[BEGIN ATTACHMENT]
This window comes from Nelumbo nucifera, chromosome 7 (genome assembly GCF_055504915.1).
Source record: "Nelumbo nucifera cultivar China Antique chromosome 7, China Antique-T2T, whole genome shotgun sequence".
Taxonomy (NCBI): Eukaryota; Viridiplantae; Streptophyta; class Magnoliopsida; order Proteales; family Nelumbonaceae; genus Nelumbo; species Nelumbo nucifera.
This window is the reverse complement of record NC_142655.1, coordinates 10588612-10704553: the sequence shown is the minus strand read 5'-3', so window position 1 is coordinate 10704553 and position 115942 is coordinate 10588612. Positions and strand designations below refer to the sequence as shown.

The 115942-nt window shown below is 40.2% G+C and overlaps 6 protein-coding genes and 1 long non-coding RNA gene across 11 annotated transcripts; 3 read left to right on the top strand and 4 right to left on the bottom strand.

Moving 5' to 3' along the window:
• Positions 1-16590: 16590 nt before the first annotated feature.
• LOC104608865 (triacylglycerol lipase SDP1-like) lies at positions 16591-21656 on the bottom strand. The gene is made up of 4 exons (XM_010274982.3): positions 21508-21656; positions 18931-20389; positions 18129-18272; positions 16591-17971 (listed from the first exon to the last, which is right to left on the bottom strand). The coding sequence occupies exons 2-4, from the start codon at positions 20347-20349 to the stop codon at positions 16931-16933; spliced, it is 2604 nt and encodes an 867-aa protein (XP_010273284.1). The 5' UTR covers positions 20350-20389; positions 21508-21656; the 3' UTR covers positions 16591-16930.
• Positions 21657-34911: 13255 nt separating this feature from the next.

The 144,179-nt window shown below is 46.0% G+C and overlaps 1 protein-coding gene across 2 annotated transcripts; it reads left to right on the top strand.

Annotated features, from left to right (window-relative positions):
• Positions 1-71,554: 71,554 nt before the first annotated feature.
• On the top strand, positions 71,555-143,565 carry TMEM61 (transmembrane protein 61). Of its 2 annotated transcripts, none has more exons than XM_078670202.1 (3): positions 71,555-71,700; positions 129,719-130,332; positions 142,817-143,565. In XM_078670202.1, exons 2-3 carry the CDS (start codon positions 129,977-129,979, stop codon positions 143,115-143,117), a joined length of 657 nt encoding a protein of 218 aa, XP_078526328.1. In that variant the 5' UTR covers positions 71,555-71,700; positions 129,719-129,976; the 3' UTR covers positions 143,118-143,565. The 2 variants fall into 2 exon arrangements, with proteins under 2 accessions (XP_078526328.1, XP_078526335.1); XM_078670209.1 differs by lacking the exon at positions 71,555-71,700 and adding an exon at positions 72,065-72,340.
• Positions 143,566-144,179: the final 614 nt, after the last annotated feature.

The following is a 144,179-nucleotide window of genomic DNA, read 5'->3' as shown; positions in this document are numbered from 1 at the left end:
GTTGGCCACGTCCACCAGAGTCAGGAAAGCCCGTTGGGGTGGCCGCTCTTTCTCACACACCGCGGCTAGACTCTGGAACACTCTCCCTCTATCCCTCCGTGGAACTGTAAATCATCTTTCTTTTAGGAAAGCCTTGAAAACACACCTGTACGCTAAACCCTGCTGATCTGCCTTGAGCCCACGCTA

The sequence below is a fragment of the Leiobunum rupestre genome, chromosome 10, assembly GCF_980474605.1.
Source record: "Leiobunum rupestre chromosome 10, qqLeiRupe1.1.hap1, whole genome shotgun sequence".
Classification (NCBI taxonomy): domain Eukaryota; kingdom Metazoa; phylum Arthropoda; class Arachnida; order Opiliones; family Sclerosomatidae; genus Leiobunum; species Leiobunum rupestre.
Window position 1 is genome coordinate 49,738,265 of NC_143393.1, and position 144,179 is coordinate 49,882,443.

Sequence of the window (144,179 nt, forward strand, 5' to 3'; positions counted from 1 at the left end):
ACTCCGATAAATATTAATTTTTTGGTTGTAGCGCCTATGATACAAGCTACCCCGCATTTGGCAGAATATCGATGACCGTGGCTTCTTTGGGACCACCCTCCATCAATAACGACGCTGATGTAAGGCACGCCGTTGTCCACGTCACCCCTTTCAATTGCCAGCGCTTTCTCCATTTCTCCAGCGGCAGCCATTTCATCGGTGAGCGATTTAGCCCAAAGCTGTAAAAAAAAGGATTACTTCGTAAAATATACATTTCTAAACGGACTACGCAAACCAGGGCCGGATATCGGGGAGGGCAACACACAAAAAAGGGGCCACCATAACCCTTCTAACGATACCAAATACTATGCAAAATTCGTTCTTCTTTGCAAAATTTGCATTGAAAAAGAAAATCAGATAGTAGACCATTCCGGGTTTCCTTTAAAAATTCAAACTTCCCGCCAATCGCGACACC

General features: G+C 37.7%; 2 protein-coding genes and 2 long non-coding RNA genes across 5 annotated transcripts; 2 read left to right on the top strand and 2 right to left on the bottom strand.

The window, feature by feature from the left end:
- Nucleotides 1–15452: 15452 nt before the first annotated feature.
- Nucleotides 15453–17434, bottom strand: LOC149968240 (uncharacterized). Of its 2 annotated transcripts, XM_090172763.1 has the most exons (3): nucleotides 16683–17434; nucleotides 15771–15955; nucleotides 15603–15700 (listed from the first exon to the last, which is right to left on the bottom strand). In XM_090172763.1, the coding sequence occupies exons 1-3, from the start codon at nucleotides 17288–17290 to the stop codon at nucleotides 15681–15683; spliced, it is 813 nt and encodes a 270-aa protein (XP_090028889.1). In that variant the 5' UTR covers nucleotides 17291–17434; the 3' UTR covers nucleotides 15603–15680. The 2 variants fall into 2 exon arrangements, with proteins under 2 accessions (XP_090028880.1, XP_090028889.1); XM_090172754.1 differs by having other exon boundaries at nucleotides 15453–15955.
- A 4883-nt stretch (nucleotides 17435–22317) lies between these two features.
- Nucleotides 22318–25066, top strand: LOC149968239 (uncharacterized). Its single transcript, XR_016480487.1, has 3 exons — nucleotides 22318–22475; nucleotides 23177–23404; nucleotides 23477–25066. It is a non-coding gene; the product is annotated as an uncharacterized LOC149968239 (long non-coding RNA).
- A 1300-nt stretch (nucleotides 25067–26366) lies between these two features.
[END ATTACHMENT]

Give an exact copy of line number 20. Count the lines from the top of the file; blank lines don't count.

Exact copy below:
Window position 1 is genome coordinate 49,738,265 of NC_143393.1, and position 144,179 is coordinate 49,882,443.